How Can Students Learn if They Can't Use the School Restroom?
When I was in eighth grade, my social studies teacher Mr. McIntyre used to always tell us, "It's much better to be pissed off than pissed on." Even though the thought of being urinated on made me gag, I usually laughed when he said that. But Mr. McIntyre never had to answer the question students at Brooklyn's Science Skills Center High School are asking: What happens when you’re both pissed off and pissed on?
For the past month, the high school—which is several stories tall and serves more than 600 students—has denied students access to all but one bathroom to curb misbehaving and vandalism. Students have had to wait 20 minutes at a time to use one filthy, urine-covered bathroom. A clean, accessible bathroom is a basic right. This is quite obvious for those of us with even half a conscience—denying students the right to use the bathroom is corporal punishment. And while teachers are constantly told that instructional time must be maximized, how much learning is taking place in a class of teens who can't use the bathroom all day?
It wasn't until the New York media got wind of the story last week—and more than 200 angry students signed a petition asking for more bathrooms—that the school decided to reopen two more. Thanks to that generosity, there are now three bathrooms on campus for more than 600 students. Educators are constantly told that schools need to be run more like businesses. Can you imagine any business with 200 employees using each bathroom?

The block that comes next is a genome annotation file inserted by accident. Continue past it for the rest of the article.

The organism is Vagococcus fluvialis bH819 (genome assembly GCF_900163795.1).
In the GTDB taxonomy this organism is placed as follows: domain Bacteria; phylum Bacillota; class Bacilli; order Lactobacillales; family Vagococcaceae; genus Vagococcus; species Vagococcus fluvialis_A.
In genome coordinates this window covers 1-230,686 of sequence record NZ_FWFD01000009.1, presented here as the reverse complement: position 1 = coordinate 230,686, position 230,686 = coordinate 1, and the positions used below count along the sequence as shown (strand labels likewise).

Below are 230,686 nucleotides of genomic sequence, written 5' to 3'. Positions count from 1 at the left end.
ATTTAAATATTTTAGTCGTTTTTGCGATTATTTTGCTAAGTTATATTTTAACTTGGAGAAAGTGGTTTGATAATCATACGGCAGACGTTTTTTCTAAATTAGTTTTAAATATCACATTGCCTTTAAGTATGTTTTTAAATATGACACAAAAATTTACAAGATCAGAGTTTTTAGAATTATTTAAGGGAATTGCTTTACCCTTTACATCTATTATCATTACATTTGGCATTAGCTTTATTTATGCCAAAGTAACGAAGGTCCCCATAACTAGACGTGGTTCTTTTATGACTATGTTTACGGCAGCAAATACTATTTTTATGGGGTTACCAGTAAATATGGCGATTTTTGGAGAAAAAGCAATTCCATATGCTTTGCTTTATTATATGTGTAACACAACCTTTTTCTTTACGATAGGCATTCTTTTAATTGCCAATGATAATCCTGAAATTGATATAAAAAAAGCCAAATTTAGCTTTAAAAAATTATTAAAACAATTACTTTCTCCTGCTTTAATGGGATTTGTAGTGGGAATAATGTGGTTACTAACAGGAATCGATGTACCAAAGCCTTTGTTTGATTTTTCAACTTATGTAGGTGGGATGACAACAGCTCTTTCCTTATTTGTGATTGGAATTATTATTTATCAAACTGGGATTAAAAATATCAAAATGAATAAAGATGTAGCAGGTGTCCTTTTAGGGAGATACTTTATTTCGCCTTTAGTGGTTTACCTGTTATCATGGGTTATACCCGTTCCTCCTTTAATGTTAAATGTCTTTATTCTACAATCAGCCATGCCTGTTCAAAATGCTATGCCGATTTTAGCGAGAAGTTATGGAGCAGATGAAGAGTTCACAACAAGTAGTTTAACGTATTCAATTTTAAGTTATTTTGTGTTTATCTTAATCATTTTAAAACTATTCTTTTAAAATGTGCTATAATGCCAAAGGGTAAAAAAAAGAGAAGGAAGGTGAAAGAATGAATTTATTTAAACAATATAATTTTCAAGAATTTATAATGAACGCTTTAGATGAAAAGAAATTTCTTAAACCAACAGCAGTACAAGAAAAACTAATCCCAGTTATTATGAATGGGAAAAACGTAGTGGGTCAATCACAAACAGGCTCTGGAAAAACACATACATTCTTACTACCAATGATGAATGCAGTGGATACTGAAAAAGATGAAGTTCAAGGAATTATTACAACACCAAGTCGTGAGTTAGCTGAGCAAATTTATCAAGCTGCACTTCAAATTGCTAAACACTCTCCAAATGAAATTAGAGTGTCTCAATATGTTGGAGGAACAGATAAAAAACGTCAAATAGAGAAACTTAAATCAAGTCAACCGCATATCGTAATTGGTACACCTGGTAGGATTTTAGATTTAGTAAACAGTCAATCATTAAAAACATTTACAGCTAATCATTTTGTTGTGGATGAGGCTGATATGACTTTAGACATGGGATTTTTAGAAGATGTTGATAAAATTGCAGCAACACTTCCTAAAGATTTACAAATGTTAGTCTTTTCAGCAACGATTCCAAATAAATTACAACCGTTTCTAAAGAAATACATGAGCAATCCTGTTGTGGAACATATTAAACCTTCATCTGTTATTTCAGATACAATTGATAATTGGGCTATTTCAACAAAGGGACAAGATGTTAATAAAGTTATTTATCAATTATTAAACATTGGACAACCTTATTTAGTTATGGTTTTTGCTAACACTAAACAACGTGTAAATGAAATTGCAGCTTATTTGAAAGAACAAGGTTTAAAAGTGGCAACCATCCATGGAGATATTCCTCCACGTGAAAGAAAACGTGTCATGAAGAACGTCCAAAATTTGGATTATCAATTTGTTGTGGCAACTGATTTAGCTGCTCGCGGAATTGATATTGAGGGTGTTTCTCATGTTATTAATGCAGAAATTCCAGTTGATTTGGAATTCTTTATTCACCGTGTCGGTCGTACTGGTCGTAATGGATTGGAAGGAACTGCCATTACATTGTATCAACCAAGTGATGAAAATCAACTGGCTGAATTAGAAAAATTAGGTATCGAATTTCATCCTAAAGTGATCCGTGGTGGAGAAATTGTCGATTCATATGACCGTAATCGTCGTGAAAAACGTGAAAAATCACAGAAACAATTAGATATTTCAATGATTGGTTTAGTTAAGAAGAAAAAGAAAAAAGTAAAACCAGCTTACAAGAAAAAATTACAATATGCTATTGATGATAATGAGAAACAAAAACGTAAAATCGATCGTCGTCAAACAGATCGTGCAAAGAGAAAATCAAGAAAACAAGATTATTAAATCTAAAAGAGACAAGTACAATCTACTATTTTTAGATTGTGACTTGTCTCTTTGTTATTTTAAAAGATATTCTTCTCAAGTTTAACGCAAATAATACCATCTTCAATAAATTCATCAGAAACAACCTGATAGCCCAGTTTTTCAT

School administrators defended themselves saying that budget cuts forced them to lay off the school aide who used to supervise the bathrooms. Because of issues with boys fighting in the bathrooms, they said it was too dangerous to keep them open. While that may be a problem, it shouldn't prevent the majority from using a restroom that's perfectly functioning.
Given that budget cuts are impacting high schools nationwide, it's safe to say that what happened at this school in Brooklyn probably isn't an isolated incident. It's also safe to say that this kind of thing wouldn't be tolerated in a wealthier school: Lawsuits would fly, and all the money the school district saved by cutting campus aides would be paid out in settlements.
It remains to be seen whether Science Skills will revert back to its one bathroom policy once the media hype dies down, or if the principal will face any disciplinary action for what's been happening there. Our students already feel ostracized, underfunded, overtested, underserved, overinvestigated, undermined, and misunderstood. Now, their school leadrs won’t even let them use the bathroom. Many students may not have cared much about school before, but now that they’re pissed off and pissed on, would anyone be surprised if they care even less now?